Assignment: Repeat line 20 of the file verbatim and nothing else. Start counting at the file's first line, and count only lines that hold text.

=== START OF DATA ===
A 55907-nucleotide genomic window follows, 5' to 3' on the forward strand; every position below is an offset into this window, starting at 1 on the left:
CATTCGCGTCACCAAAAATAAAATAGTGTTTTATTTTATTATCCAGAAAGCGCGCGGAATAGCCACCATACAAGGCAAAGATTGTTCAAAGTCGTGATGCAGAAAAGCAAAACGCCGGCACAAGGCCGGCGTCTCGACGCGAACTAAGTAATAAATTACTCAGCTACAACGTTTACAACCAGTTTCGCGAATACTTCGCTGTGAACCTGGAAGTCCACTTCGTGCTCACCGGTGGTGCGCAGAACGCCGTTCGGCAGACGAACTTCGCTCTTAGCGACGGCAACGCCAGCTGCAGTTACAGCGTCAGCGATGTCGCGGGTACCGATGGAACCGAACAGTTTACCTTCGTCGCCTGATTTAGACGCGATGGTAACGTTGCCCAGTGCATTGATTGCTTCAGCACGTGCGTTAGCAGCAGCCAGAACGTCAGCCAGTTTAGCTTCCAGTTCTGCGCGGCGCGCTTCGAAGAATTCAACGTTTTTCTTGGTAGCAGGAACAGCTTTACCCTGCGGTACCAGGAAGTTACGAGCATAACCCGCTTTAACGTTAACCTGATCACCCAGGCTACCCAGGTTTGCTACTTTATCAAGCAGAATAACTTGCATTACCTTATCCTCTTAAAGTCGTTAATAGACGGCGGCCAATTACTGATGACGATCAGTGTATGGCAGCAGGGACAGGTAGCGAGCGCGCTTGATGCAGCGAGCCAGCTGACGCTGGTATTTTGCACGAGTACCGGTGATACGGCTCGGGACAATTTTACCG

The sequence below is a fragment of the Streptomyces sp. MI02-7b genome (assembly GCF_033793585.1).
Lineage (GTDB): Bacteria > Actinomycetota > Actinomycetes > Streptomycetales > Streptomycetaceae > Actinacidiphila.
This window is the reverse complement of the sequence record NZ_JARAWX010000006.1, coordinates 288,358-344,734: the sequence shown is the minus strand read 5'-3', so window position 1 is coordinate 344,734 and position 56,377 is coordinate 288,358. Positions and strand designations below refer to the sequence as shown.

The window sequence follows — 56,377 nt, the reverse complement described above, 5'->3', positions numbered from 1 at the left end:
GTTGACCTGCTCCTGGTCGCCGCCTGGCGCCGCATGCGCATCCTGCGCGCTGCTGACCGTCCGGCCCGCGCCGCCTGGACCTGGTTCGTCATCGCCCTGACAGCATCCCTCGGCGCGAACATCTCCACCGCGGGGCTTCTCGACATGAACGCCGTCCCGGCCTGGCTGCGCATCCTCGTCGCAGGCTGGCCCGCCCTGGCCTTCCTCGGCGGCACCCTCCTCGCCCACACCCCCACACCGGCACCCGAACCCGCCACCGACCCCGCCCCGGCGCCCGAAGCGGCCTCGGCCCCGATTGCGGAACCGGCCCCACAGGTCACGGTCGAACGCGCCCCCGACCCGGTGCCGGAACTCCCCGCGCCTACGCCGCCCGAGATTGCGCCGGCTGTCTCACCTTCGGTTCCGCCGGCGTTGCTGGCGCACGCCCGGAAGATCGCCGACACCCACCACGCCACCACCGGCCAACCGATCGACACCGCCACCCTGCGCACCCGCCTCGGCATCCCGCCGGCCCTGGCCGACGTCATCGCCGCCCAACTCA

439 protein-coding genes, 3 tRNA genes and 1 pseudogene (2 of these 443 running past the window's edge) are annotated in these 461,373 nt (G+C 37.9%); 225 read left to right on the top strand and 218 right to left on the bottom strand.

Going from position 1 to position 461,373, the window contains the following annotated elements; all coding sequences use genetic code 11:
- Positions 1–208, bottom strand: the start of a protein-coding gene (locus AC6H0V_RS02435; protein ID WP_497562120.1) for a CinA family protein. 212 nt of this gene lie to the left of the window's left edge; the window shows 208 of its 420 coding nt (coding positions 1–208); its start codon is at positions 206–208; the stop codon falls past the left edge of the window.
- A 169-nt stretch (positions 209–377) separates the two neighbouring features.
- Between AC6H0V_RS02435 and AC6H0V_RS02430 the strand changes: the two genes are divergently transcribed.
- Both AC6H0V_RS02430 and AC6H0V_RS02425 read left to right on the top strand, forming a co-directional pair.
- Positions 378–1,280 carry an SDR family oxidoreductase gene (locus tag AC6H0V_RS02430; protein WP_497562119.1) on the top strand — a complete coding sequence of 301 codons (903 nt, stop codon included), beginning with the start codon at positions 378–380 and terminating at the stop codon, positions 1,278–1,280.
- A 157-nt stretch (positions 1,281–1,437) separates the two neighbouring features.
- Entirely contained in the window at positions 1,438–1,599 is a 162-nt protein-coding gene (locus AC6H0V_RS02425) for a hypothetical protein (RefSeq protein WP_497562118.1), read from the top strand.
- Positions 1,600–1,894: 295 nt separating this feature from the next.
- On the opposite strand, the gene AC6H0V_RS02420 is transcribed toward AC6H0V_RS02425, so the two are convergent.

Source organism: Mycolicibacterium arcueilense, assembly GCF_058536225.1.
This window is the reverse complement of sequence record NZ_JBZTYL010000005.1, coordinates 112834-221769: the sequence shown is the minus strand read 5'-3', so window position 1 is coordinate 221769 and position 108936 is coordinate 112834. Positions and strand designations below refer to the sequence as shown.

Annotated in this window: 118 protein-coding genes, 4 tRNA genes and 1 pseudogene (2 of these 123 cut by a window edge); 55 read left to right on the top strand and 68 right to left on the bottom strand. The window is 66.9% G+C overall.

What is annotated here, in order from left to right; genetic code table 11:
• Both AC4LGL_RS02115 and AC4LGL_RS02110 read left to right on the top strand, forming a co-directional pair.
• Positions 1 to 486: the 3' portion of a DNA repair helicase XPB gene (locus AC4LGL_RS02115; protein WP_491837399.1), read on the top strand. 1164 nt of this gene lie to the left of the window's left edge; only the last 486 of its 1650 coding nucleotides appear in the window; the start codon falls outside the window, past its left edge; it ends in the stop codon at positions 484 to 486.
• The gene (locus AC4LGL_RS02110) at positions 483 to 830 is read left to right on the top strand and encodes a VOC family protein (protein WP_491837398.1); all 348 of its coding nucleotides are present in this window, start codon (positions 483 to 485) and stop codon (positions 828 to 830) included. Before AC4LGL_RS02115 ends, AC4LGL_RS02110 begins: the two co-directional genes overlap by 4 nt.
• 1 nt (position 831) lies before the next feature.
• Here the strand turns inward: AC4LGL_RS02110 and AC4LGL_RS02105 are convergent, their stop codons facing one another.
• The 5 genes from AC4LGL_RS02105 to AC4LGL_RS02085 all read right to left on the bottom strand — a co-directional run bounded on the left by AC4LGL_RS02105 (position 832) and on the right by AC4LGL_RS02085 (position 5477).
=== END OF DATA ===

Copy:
This window is the reverse complement of sequence record NZ_JBZTYL010000005.1, coordinates 112834-221769: the sequence shown is the minus strand read 5'-3', so window position 1 is coordinate 221769 and position 108936 is coordinate 112834. Positions and strand designations below refer to the sequence as shown.